ISTANBUL (New York Times) — Lawmakers from President Recep Tayyip Erdogan’s governing party pushed through an amendment to the Turkish Constitution on Friday, May 20, that would strip members of Parliament of their immunity from prosecution, a move that is likely to lead to the ouster of Kurdish deputies.
After months of fierce debate — including a brawl in Parliament that left one deputy with a dislocated shoulder — 376 of the 550 deputies voted in a secret ballot to approve the constitutional amendment, allowing it to pass without a public referendum. Erdogan is certain to approve the change.
The contentious amendment was proposed after Erdogan called for members of the Kurdish People’s Democratic Party, or HDP, to face prosecution for alleged ties with Kurdish militants who have carried out a three-decade-long insurgency against Turkey.
“This is a historic vote,” Erdogan said on Friday, speaking in his hometown, Rize, on the Black Sea coast. “My people do not want to see guilty lawmakers in this Parliament, especially the supporters of the separatist terrorist organization.”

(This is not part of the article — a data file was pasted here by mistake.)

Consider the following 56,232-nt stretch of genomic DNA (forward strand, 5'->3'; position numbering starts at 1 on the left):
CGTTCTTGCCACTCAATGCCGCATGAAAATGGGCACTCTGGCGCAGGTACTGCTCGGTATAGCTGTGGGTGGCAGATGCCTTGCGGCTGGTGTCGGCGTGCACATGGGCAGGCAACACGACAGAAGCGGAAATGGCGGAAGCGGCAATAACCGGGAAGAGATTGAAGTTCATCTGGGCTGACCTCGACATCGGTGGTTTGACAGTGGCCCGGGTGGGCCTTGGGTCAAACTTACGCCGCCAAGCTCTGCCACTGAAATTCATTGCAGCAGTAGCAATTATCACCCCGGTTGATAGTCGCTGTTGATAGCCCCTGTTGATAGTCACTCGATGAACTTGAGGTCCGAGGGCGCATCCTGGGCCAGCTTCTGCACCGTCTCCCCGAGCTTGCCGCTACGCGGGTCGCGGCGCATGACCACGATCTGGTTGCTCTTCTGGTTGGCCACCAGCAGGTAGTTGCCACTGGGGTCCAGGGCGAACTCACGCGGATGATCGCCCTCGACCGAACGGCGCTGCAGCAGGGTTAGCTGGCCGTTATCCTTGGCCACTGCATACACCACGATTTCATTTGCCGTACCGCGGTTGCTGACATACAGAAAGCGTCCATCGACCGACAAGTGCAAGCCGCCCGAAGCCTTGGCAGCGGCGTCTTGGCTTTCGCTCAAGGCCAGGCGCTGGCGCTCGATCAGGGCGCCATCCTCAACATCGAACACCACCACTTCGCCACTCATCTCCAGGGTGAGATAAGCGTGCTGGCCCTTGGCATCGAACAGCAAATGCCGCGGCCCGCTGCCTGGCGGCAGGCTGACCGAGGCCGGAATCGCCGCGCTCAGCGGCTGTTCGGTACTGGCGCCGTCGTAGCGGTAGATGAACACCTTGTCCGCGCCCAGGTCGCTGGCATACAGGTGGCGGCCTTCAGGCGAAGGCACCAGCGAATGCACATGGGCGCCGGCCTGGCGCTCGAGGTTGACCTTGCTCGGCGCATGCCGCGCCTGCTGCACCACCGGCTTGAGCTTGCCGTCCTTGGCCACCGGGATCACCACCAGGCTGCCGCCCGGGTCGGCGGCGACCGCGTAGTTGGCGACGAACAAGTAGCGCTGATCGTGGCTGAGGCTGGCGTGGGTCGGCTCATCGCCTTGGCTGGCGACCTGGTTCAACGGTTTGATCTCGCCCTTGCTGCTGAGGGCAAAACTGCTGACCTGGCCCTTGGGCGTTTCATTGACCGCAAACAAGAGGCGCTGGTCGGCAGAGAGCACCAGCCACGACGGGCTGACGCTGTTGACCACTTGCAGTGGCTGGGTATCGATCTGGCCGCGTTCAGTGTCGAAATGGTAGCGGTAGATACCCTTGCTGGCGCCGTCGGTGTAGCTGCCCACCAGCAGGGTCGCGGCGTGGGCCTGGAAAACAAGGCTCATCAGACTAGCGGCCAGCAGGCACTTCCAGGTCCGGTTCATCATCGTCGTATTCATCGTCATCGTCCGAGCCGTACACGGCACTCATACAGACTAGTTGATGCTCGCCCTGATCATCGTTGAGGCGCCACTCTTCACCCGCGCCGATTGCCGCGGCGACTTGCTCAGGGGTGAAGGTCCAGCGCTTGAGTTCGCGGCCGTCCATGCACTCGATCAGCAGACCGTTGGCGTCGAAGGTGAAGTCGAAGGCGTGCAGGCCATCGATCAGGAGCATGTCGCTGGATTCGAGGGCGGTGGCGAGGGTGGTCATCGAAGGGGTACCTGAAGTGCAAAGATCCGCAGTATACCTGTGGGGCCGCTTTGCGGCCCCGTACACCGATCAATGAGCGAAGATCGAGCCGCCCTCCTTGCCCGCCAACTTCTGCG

The HDP is the third-largest party in Parliament with 59 seats; 50 of those lawmakers face prosecution. Under the new amendment, they can be prosecuted for a number of charges, including some for terrorism, and will effectively be removed from Parliament. Mr. Erdogan’s governing Justice and Development Party could then call early elections that would help him establish an executive presidency and consolidate more power.
“We view this motion as a political coup attempt to completely destroy the separation of powers by subordinating the legislative to the executive and leaving the former to the mercy of a thoroughly politicized and biased judiciary,” the HDP Chairmen Selahattin Demirtas and Figen Yuksekdag wrote in a letter to members of the European Parliament in Strasbourg, France.